Back To Work

The Goldfinch

Actually, this summer has been busier than I expected workwise. But I did have very lovely breaks in Stockholm, Berlin, and the Isle of Wight, and I did get some good reading done, and also adored Orange Is The New Black. And yay, we had sun! Decent summer weather was gratefully received.

Going back to my last post, my reading highlight must have been Donna Tartt’s new novel The Goldfinch, which is FANTASTIC. Maybe I’ll say something about its many wondrous wonders anon, but it’s one of those books where (probably) nothing should be known in advance, so duck the reviews and just get hold of a copy (coming to a bookstore near you in October, and yes, I’m very grateful for friends in high – and lowly – places in publishers, especially when they have access to very desirable advance reading copies). The Goldfinch was for me one of those (increasingly rare) experiences that was really all about the pleasure of reading. I cleared the decks of work and television and friends, and really made time for this great fat book (771 pages), and I finished it in the garden one sunny Friday morning, and the ending made me cry. That pretty little bird, that sweet little bird. I just got teary looking at the end again.

Tomorrow I’m off to the Writers’ Workshop’s Festival of Writing in York. I’m finally catching my breath after typing up notes for thirty one-on-one book doctor sessions, and I’m just here procrastinating before I finish handouts for the workshops on Editing For Writers and How To Write A Sentence. I’m also running a mini-course on the Four Elements of Creativity (woo woo, a bit hippie there, bring on the patchouli) and taking part in a panel on fantasy and science fiction.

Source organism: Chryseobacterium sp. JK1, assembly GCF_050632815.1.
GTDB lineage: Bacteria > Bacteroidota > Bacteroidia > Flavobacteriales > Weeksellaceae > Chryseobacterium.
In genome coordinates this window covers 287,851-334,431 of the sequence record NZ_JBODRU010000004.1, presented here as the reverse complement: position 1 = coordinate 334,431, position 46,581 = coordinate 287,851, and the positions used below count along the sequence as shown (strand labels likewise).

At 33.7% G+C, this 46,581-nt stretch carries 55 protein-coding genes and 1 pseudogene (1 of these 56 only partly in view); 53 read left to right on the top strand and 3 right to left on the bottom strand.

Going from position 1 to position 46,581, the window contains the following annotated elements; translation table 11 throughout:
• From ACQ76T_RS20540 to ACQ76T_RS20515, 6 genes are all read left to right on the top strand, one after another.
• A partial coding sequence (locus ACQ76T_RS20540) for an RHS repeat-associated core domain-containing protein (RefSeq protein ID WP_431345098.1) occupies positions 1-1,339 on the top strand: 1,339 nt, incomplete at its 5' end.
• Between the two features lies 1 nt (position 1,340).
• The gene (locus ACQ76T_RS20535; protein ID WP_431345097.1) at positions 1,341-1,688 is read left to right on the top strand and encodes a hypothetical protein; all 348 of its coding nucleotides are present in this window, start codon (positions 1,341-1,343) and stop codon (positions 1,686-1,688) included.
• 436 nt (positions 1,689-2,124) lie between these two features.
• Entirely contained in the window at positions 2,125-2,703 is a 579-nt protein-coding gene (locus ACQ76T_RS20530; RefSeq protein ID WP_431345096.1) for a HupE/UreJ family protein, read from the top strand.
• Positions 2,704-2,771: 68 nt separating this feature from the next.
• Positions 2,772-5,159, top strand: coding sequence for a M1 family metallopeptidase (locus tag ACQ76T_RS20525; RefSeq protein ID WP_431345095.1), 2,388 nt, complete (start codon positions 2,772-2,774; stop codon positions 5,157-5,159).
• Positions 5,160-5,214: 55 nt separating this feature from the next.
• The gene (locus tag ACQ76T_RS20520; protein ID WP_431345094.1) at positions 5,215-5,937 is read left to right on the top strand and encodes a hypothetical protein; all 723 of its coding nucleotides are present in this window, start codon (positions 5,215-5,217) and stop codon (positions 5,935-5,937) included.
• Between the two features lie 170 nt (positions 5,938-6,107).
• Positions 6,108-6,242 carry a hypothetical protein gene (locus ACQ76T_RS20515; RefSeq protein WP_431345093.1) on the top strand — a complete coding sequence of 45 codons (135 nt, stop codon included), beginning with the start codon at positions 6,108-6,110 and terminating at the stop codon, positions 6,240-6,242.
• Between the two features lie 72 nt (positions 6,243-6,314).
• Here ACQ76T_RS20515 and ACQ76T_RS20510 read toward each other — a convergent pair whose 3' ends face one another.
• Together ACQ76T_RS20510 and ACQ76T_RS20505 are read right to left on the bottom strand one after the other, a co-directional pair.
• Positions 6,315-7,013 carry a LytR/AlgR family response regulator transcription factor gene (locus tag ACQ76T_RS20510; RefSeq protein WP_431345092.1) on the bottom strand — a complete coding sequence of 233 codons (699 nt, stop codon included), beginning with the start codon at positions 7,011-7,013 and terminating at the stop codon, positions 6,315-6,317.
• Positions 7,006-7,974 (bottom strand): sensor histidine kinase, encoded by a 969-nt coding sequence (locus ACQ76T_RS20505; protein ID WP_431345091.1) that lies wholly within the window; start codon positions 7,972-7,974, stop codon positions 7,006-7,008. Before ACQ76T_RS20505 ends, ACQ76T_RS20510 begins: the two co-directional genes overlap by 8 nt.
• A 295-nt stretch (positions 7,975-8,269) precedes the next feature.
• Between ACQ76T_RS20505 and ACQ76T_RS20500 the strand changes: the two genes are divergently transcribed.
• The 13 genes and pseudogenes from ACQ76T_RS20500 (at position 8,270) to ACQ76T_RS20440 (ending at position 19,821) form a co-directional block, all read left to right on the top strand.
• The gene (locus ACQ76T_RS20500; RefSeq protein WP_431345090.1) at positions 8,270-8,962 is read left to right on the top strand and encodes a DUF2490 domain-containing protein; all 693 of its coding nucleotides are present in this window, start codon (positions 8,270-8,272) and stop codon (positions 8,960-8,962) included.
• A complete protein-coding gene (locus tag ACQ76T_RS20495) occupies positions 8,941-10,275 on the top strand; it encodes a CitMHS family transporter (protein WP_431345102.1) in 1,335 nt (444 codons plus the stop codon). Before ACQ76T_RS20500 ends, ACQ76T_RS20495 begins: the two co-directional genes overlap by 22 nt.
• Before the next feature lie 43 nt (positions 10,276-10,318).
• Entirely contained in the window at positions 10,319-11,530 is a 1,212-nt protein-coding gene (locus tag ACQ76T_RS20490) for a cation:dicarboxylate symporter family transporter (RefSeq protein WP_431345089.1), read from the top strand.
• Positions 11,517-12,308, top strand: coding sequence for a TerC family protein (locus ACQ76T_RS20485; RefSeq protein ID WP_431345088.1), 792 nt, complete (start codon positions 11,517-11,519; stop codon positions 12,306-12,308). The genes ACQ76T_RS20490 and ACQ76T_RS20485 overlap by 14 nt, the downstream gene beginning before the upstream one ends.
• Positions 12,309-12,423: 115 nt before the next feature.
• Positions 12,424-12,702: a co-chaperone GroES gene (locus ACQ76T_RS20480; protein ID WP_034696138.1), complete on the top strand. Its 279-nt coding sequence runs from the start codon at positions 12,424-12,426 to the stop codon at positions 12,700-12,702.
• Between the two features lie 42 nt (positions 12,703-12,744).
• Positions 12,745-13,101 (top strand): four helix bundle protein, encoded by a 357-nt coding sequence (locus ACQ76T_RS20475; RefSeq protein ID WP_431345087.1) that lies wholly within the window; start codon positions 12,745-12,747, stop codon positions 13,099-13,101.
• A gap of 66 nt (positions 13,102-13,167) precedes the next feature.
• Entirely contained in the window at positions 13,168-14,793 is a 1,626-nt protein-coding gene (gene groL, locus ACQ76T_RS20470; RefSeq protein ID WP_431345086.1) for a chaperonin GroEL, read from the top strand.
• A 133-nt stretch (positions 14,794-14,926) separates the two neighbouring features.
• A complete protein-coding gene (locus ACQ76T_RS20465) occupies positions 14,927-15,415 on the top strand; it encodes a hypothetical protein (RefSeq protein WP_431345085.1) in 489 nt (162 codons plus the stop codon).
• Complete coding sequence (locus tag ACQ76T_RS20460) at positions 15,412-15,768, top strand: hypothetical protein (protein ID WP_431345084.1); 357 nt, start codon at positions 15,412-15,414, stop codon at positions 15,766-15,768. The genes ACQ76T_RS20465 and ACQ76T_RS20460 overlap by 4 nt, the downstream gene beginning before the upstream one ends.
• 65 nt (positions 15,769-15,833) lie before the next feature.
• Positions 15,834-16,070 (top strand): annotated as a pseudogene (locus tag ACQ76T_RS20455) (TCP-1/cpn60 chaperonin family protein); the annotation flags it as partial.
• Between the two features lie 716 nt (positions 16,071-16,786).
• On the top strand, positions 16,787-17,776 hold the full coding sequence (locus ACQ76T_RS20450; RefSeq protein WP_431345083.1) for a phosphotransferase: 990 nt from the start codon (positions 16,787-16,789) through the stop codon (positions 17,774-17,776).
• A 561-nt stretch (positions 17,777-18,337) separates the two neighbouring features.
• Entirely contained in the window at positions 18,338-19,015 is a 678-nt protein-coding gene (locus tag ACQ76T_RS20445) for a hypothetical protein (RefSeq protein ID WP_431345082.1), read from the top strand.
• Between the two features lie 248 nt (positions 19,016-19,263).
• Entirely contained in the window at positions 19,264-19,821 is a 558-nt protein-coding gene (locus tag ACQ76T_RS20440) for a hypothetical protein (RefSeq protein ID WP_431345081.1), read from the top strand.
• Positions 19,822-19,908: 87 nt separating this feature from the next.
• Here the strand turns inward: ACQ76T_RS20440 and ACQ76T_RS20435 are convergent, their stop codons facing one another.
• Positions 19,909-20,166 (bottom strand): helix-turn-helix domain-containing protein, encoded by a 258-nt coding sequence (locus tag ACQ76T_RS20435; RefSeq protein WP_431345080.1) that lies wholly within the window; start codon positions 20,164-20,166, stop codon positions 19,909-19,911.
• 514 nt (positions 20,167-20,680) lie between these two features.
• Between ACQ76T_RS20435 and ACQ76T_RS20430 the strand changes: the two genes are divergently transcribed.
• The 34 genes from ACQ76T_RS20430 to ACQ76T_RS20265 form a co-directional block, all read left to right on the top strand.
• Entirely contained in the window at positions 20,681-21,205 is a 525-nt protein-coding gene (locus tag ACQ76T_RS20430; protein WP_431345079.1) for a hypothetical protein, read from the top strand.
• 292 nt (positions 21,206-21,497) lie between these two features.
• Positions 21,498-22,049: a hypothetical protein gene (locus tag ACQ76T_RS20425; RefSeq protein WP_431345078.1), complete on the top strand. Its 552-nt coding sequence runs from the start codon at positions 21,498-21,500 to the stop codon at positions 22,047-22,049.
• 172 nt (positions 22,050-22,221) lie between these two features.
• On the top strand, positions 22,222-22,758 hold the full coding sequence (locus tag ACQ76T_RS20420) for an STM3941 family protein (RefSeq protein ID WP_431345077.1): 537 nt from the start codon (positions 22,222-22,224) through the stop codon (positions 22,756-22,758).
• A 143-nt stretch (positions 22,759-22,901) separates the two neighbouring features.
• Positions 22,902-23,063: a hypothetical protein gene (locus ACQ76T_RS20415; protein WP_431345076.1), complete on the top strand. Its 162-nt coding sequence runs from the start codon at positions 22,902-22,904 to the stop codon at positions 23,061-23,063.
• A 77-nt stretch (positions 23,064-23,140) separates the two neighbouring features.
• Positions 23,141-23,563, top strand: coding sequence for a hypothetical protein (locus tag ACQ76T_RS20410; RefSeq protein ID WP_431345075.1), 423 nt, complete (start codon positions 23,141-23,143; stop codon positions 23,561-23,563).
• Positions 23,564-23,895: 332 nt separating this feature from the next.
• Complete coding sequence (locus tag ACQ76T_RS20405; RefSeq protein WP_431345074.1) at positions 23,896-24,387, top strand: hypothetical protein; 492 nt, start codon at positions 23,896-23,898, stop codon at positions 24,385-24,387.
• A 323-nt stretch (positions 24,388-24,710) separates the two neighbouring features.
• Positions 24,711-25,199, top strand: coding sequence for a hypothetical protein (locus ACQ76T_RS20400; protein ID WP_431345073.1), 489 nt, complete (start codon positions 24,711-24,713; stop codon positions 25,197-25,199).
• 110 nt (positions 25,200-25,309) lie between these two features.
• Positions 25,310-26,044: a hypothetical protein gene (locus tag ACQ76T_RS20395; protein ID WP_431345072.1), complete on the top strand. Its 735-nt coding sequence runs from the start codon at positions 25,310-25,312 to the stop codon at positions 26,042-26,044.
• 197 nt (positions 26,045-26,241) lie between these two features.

And if you’re reading this while thinking about getting feedback from myself or anyone else at York (or most anywhere else, for that matter), don’t be anxious! (Not that you are, of course. But some people can be, especially if they’ve not attended such an event before.) The point of giving and getting feedback in such contexts is finding ways to improve the writing. Some people get nice strokes to the ego too, and sometimes even agents and book deals. But for most people such rewards are further down the line. Usually we’ll be having discussions like: This has a lot of this, but maybe not much of that. Or: This works well, so why don’t you do more of it, or let it stand out more clearly. Or: Have you maybe thought of trying this? Or: Why did you do that? Or: Concrete and specific details, please. Or: Don’t forget to paginate your manuscript. Or: Publishers might HATE this, but do it anyway, because much of the time they don’t know what the hell they’re doing (only kidding – maybe …). So: it’s a dialogue, and it’s pretty relaxed, and intended most of all to be helpful.

And beyond your book doctor sessions and the workshops and keynote speeches and literary competitions that are intended to give you professional insights and fire you with inspiration, you’ll be enjoying the company of writers and readers – and after all, good editors and agents are simply good readers, so they are included there too. It’s likely that there’ll be more work to do, after the weekend, but something that can come immediately is the forming of new friendships with like-minded booklovers, and they will be there in droves.

I’ll report back next week, when regular blog service will resume. Not sure I’ll be doing Friday Writing Experiments, or even posting weekly, but I’ll make regular-ish posts of some sort or other.

 

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